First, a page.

4. It Makes Separation Way, Way Less Messy
How do I make this one sound less blunt?
Sometimes, when two people love each other but…
You see, when…
Ah, forget it. Here goes:
When you break up, your partner might empty your joint bank account and disappear.
Or hold the money hostage.
“Once there’s a separation, people do weird things with money,” Wendy Althen, Certified Divorce Financial Planner, told Forbes.
“Money is one of the No. 1 reasons for divorce, and if it’s already a source of contention, that can lead to a partner emptying an account or using money as a bargaining chip,”
Granted, that money can typically be recouped during divorce proceedings — but if you and your partner are unmarried, there’s a much higher risk they’ll get away with it because technically, it’s “their” money, too.
“Under banking law your ex became a joint ‘owner’ of all your funds in the joint bank accounts(s) when you told the bank to add him to the accounts.” writes Bruce Minnick, a Banking Law Attorney in Tallahassee, FL.
It goes without saying that until you trust your partner completely, it’s best to keep your finances separate for the time being.
5. It Protects You from Your Partner’s Bad Money Habits
I have a dear friend whose husband flew to Vegas for a bachelor party and gambled away $42,000 from their joint bank account.
Mind you, the previous balance was $42,138.
Not only did her partner’s mistake wipe out 99.7% of her savings, but it also made it harder for her to pay off her car, student loans, and other bills — which in turn torpedoed her credit score.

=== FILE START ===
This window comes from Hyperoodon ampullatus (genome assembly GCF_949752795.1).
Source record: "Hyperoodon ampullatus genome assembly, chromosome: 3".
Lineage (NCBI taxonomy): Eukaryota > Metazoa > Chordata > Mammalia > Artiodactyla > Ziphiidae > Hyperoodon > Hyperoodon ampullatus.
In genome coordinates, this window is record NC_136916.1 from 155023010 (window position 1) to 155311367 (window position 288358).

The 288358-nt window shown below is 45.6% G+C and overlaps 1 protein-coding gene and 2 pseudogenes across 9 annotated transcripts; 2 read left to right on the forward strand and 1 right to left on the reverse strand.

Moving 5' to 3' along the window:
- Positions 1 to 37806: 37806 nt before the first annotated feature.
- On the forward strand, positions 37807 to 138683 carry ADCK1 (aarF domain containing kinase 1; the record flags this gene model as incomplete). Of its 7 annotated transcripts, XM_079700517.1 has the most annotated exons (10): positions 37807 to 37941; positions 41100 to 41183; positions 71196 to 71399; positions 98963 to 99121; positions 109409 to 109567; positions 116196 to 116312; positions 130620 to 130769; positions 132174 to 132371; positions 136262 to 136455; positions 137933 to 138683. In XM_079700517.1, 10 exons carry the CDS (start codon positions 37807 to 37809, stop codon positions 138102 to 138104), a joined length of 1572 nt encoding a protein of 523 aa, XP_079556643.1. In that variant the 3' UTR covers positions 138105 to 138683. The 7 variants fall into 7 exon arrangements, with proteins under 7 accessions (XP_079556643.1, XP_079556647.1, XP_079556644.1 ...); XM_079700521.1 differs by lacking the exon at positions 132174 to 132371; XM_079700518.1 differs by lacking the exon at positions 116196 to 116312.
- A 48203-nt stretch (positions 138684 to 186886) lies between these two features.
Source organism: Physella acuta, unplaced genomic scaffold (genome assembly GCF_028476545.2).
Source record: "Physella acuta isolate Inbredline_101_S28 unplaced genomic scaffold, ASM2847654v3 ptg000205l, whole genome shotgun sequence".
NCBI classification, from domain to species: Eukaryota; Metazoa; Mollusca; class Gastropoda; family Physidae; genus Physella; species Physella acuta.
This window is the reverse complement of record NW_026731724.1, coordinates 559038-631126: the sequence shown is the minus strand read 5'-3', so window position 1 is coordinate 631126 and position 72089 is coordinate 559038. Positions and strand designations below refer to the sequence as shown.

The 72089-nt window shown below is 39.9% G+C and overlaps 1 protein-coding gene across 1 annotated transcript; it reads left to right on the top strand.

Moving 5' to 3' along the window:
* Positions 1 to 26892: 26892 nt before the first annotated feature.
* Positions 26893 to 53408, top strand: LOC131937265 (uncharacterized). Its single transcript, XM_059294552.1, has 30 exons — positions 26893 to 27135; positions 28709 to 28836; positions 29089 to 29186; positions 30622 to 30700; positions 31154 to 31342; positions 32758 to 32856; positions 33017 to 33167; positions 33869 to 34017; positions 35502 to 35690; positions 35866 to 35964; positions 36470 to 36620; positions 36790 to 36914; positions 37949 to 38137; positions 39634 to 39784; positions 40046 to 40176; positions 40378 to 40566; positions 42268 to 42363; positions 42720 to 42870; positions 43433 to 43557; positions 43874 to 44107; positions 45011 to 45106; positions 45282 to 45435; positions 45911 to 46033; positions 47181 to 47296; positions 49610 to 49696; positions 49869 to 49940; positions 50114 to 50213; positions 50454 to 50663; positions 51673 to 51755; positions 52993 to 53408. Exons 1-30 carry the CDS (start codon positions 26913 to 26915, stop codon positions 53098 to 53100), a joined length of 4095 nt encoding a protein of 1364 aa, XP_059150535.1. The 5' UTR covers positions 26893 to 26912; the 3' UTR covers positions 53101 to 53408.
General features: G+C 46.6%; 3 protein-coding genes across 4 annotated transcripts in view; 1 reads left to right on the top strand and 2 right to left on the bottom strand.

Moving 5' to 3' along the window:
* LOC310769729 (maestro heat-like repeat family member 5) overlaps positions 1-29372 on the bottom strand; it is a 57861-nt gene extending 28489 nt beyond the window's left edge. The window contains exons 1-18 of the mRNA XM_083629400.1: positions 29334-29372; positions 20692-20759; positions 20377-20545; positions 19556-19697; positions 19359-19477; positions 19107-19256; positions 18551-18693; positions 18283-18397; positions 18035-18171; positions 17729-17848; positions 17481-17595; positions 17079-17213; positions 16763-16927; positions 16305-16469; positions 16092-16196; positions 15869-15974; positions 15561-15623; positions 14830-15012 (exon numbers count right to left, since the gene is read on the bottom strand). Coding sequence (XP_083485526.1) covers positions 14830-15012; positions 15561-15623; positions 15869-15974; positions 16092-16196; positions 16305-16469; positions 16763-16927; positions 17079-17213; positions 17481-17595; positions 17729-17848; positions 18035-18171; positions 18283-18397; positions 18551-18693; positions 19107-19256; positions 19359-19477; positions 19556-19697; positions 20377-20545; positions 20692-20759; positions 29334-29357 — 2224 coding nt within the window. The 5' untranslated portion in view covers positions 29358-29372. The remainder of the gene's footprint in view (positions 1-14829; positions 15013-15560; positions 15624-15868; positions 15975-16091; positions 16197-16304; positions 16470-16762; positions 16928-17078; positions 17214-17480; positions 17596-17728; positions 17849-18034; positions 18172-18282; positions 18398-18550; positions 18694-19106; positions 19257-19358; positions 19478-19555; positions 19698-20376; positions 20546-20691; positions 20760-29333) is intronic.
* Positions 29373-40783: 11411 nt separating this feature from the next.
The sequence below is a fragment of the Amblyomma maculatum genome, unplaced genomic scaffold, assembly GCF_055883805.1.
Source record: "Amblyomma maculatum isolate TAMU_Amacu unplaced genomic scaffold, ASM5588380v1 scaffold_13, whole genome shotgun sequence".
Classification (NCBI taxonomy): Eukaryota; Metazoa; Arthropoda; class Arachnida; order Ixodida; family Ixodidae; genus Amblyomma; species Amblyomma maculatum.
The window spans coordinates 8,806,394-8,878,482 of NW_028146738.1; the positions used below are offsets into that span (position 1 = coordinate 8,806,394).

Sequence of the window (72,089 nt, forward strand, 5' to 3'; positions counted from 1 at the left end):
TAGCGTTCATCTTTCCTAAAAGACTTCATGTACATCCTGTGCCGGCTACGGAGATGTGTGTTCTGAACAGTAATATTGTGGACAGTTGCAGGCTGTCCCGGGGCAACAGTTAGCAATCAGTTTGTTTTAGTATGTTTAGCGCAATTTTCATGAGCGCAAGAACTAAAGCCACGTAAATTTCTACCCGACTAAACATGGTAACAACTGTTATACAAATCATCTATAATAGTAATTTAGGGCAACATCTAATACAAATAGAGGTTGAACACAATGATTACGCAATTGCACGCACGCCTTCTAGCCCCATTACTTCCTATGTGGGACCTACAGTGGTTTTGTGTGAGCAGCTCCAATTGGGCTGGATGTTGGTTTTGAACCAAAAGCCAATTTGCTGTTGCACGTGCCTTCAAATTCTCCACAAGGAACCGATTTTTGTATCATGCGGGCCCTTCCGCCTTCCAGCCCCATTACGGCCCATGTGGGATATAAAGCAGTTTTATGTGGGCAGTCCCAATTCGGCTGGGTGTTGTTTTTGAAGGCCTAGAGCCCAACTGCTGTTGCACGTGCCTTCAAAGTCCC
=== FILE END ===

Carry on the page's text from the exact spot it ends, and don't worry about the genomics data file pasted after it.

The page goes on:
If your partner hasn’t learned how to responsibly handle money — or suffers from an addiction that leads to overspending — it’s best to keep your accounts separate while they get the support they need and build healthier habits.
Of course, having separate finances doesn’t preclude you from helping them. You can help them pay for rehab or personal finance classes, help them to improve their credit score (here’s how), or help them establish a healthy budget — all without risking your own financial wellbeing.
When Merging Finances Still Makes Sense
Here are some cases when merging finances still makes a lot of sense:
When There’s a Large Income Discrepancy
When one of you makes way more money than the other — say, you’re an investment banker and your partner is a student — merging finances might be the move. Couples with large income discrepancies find this to be more convenient, saving countless Venmo requests for everyday grocery runs.
When Kids Are Involved
Raising a child is definitely one big shared expense. And unlike rent or a mortgage payment, it’s not easily split in half once a month.
That’s why couples with kids end up sharing at least one account for child-related expenses, another for a college fund, or just sharing everything if one partner becomes a stay-at-home parent.
For Joint Filing Benefits
Married couples who file their taxes jointly can save time and money. For example, joint filers have higher income thresholds for certain tax breaks, such as the deduction for IRA contributions.
For Transparency and a Feeling of Teamwork
Sharing your finances makes it easier to see what your partner is spending on, to hold each other accountable for your goals, and to celebrate milestones together.
“My wife and I have pooled our assets together since we were first married and we feel like a true team because of it,” says David Hunter, Director of Research and Investments at Atlanta’s CPC Advisors.
“We never have friction over who should pay for this or who should pay for that. If we have a great year, we share in the success.”
Even though most couples end up merging their finances to some degree, that doesn’t make it right for everyone. If you’re not sure yet, that’s a good sign that you should keep them separate until you’ve had a long, honest, and transparent convo about it.
Again, getting through the heavy stuff sooner is what makes relationships last.
Featured image: Elnur/Shutterstock.com